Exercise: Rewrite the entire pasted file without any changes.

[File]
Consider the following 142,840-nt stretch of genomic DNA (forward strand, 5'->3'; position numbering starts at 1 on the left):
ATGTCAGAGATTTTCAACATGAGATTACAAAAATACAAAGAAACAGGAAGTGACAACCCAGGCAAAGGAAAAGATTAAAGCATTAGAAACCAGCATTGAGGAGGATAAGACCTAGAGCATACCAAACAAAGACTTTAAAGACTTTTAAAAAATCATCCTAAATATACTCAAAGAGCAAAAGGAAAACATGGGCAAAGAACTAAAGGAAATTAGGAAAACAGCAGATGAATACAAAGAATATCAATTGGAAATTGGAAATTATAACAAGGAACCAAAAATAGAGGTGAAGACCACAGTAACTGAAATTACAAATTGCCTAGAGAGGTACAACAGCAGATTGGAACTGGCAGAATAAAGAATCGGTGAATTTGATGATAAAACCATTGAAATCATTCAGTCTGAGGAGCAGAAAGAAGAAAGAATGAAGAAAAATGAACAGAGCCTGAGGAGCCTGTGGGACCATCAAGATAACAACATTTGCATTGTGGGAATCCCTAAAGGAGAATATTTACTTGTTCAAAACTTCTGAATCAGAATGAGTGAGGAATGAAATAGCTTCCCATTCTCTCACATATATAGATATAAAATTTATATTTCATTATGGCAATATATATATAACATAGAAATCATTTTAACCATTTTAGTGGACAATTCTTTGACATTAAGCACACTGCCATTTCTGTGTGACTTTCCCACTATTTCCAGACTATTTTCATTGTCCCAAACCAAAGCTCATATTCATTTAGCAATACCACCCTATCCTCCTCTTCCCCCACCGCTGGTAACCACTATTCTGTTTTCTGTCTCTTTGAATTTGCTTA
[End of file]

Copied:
Consider the following 142,840-nt stretch of genomic DNA (forward strand, 5'->3'; position numbering starts at 1 on the left):
ATGTCAGAGATTTTCAACATGAGATTACAAAAATACAAAGAAACAGGAAGTGACAACCCAGGCAAAGGAAAAGATTAAAGCATTAGAAACCAGCATTGAGGAGGATAAGACCTAGAGCATACCAAACAAAGACTTTAAAGACTTTTAAAAAATCATCCTAAATATACTCAAAGAGCAAAAGGAAAACATGGGCAAAGAACTAAAGGAAATTAGGAAAACAGCAGATGAATACAAAGAATATCAATTGGAAATTGGAAATTATAACAAGGAACCAAAAATAGAGGTGAAGACCACAGTAACTGAAATTACAAATTGCCTAGAGAGGTACAACAGCAGATTGGAACTGGCAGAATAAAGAATCGGTGAATTTGATGATAAAACCATTGAAATCATTCAGTCTGAGGAGCAGAAAGAAGAAAGAATGAAGAAAAATGAACAGAGCCTGAGGAGCCTGTGGGACCATCAAGATAACAACATTTGCATTGTGGGAATCCCTAAAGGAGAATATTTACTTGTTCAAAACTTCTGAATCAGAATGAGTGAGGAATGAAATAGCTTCCCATTCTCTCACATATATAGATATAAAATTTATATTTCATTATGGCAATATATATATAACATAGAAATCATTTTAACCATTTTAGTGGACAATTCTTTGACATTAAGCACACTGCCATTTCTGTGTGACTTTCCCACTATTTCCAGACTATTTTCATTGTCCCAAACCAAAGCTCATATTCATTTAGCAATACCACCCTATCCTCCTCTTCCCCCACCGCTGGTAACCACTATTCTGTTTTCTGTCTCTTTGAATTTGCTTA